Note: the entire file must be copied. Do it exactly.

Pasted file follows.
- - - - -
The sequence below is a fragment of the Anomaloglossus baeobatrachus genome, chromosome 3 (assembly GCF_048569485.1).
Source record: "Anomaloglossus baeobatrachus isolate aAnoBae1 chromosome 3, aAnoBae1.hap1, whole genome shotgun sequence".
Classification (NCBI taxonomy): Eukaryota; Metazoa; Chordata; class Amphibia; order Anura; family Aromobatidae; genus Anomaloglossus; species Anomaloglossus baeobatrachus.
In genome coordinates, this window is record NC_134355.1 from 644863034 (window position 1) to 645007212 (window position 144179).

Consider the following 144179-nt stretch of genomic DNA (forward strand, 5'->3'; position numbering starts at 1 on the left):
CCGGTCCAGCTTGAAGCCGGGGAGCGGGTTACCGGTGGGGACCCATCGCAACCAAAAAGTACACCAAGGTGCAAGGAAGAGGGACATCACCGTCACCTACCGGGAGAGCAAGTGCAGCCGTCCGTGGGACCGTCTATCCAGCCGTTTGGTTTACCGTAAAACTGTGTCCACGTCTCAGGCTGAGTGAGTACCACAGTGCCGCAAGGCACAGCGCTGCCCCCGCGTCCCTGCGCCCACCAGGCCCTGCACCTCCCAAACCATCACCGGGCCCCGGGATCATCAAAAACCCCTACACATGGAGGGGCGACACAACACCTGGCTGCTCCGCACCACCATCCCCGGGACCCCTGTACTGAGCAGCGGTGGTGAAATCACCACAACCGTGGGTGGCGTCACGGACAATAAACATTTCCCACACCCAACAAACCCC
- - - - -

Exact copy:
The sequence below is a fragment of the Anomaloglossus baeobatrachus genome, chromosome 3 (assembly GCF_048569485.1).
Source record: "Anomaloglossus baeobatrachus isolate aAnoBae1 chromosome 3, aAnoBae1.hap1, whole genome shotgun sequence".
Classification (NCBI taxonomy): Eukaryota; Metazoa; Chordata; class Amphibia; order Anura; family Aromobatidae; genus Anomaloglossus; species Anomaloglossus baeobatrachus.
In genome coordinates, this window is record NC_134355.1 from 644863034 (window position 1) to 645007212 (window position 144179).

Consider the following 144179-nt stretch of genomic DNA (forward strand, 5'->3'; position numbering starts at 1 on the left):
CCGGTCCAGCTTGAAGCCGGGGAGCGGGTTACCGGTGGGGACCCATCGCAACCAAAAAGTACACCAAGGTGCAAGGAAGAGGGACATCACCGTCACCTACCGGGAGAGCAAGTGCAGCCGTCCGTGGGACCGTCTATCCAGCCGTTTGGTTTACCGTAAAACTGTGTCCACGTCTCAGGCTGAGTGAGTACCACAGTGCCGCAAGGCACAGCGCTGCCCCCGCGTCCCTGCGCCCACCAGGCCCTGCACCTCCCAAACCATCACCGGGCCCCGGGATCATCAAAAACCCCTACACATGGAGGGGCGACACAACACCTGGCTGCTCCGCACCACCATCCCCGGGACCCCTGTACTGAGCAGCGGTGGTGAAATCACCACAACCGTGGGTGGCGTCACGGACAATAAACATTTCCCACACCCAACAAACCCC